Gloating is not a nice thing to do in the face of someone else's misfortune, but you could hardly blame Rachel Maddow for the glee she displayed Monday night in the wake of the Sean Hannity revelation that shocked all news media.
Earlier in the day, Hannity was revealed as the mysterious third client of embattled Trump attorney Michael Cohen.
Cohen is accused of paying off the porn actress, Stormy Daniels, in 2016 to keep quiet about the affair she says she had with Trump some years previously.
Cohen's New York apartment and office were raided last week by the FBI, who collected paper and electronic files -- along with “electronic devices” that one can assume are computers and the like.
The news that Hannity might have had an ongoing lawyer-client relationship with Cohen (which Hannity denies) during these weeks in which Hannity (and everyone else) has been covering the Cohen story was jumped on by his rivals like a hungry dog jumps on raw meat.
MSNBC's Maddow, who competes directly with Hannity at 9 p.m. Eastern every weeknight, was positively incredulous.
“In court today, we got the name of Cohen's third client made public, and honestly, don’t even ask me to tell you what it means [laughs], but it's Sean Hannity from the Fox News Channel!” she said.
Maddow took a decidedly “can you believe this?” attitude. “Don't even ask me! I have no idea!” she said with obvious ecstasy over what had happened to her right-wing competitor.
“This is like every day you get up, you take a shower, you get dressed, you go out to the driveway to start the car. Every day it's the same.... except today, you got in the car, you put the key in to the start the engine … and today, this time, the engine didn't start and instead terrifying circus music started playing and the hood flew up and clowns and monkeys and elephants flew out instead. Like, what? It's who? [Laughs again].”
She then did a fine job describing the proceedings inside the courtroom leading up to the moment when one of Cohen's lawyers was ordered to reveal the secret client’s name -- and it was Sean Hannity.
“This has been a very weird day in the news,” said Maddow for the second or third time. “One of the anchors at the major pro-Trump news network has had an undisclosed relationship with the president's lawyer all this time, while Fox has not told that to its audience, while Mr. Hannity and Mr. Cohen have apparently spent considerable effort trying to keep that relationship secret. What? That’s just lurid!”
Over on CNN, Anderson Cooper made the same points, but he did so with fewer words and less drama.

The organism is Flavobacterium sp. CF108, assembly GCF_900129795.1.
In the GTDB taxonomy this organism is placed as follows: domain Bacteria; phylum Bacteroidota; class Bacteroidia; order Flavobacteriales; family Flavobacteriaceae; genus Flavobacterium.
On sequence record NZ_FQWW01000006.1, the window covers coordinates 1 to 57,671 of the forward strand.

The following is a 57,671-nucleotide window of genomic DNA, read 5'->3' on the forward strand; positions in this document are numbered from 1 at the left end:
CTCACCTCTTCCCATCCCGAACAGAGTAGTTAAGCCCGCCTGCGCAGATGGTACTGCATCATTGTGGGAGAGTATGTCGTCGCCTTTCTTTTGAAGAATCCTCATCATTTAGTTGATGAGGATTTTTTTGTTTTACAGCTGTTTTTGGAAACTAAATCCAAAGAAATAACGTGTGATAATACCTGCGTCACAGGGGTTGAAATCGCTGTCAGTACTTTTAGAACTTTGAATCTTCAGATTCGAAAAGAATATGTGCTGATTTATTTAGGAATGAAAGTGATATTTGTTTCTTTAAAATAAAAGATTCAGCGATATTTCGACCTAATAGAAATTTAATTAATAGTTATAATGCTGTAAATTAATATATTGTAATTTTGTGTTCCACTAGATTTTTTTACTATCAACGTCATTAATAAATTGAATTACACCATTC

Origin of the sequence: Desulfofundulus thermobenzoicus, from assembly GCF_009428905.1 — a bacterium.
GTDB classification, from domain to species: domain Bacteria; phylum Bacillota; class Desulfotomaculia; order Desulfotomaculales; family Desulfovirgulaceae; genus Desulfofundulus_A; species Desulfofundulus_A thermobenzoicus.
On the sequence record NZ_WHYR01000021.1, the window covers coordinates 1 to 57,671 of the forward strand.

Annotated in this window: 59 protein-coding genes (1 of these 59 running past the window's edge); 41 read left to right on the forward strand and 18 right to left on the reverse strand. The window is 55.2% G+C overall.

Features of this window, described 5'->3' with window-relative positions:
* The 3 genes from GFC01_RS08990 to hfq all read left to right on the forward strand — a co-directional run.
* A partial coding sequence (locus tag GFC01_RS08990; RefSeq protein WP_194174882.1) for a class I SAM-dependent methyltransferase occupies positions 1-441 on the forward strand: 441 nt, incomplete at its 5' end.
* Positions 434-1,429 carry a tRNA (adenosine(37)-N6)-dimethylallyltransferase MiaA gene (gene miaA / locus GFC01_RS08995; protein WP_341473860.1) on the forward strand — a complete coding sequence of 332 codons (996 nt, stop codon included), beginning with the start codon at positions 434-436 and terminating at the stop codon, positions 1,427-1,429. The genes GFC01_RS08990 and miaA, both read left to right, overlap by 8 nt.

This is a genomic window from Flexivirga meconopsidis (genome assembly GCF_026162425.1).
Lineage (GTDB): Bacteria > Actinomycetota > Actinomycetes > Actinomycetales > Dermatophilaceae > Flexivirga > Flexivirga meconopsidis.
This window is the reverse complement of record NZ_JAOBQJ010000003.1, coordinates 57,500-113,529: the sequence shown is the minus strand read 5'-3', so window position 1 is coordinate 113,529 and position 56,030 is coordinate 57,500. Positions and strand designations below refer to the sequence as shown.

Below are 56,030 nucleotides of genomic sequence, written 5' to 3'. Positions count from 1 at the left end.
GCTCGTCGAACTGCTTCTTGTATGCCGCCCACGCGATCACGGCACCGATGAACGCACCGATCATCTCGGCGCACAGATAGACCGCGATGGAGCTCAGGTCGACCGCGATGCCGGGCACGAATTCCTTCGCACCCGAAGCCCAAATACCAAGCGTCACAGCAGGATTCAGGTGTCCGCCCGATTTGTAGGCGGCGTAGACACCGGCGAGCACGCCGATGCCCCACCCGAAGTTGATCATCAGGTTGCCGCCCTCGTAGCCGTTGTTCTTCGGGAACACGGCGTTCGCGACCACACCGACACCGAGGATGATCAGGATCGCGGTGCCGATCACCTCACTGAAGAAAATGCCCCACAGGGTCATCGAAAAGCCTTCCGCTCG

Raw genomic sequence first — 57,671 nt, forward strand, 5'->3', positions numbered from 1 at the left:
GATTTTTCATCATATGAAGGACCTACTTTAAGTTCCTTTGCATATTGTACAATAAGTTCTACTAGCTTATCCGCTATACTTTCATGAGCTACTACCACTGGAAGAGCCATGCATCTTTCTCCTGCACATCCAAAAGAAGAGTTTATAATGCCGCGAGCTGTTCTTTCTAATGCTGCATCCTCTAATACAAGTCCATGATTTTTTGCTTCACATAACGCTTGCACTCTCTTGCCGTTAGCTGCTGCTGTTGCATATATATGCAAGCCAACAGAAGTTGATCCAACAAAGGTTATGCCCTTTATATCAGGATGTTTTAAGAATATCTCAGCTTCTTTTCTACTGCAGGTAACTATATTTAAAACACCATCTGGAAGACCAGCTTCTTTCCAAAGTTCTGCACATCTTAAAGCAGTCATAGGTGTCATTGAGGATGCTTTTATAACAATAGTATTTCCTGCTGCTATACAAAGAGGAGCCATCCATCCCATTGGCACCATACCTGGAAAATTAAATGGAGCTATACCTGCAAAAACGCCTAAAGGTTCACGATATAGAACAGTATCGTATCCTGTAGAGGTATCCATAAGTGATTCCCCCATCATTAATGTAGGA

“So it seems that Hannity and the president share more than frequent dinners and phone calls and a mutual love of Fox News programming. They also share an attorney,” Cooper said on “AC360.”
“Sean Hannity is already starting to fuss and fume that the media is going crazy with all this and insists that there’s no there there,” Cooper said. “Perhaps there isn’t, but not disclosing a business or legal relationship with someone you report on and have had on as your guest at least 16 times since Donald Trump declared his candidacy -- that doesn’t sound either fair or balanced.”
For his part, Hannity fussed and fumed about all the media attention on his Fox News show and his syndicated radio show on Monday.
“Predictably, without knowing all or any of the facts, the media went absolutely insane, [with] wall-to-wall, hour-by-hour coverage of yours truly,” said Hannity on Fox News, as he segued to a montage of clips where his name was mentioned dozens of times on the other news channels.
“Am I surprised by any of this? Of course not -- because this is what the media in this country does,” he said.
Hannity's reaction is hilarious, of course, because if it had been any of his rivals getting jammed up the same way, you can bet your bottom dollar he would gloat just as gleefully as Rachel Maddow.
He then went on to say that Cohen is not really his lawyer in the sense that Hannity has ever received a bill from Cohen or paid him for any legal advice or counsel. Hannity says he asked him some real estate questions. Apparently, Cohen was working pro bono that day.
Hannity evaded the central issue, however, which is how he, as a journalist and commentator, could not have realized that any relationship at all with this lawyer -- paid or otherwise -- would reflect badly on him, or that Hannity had an obligation to divulge the fact of that relationship.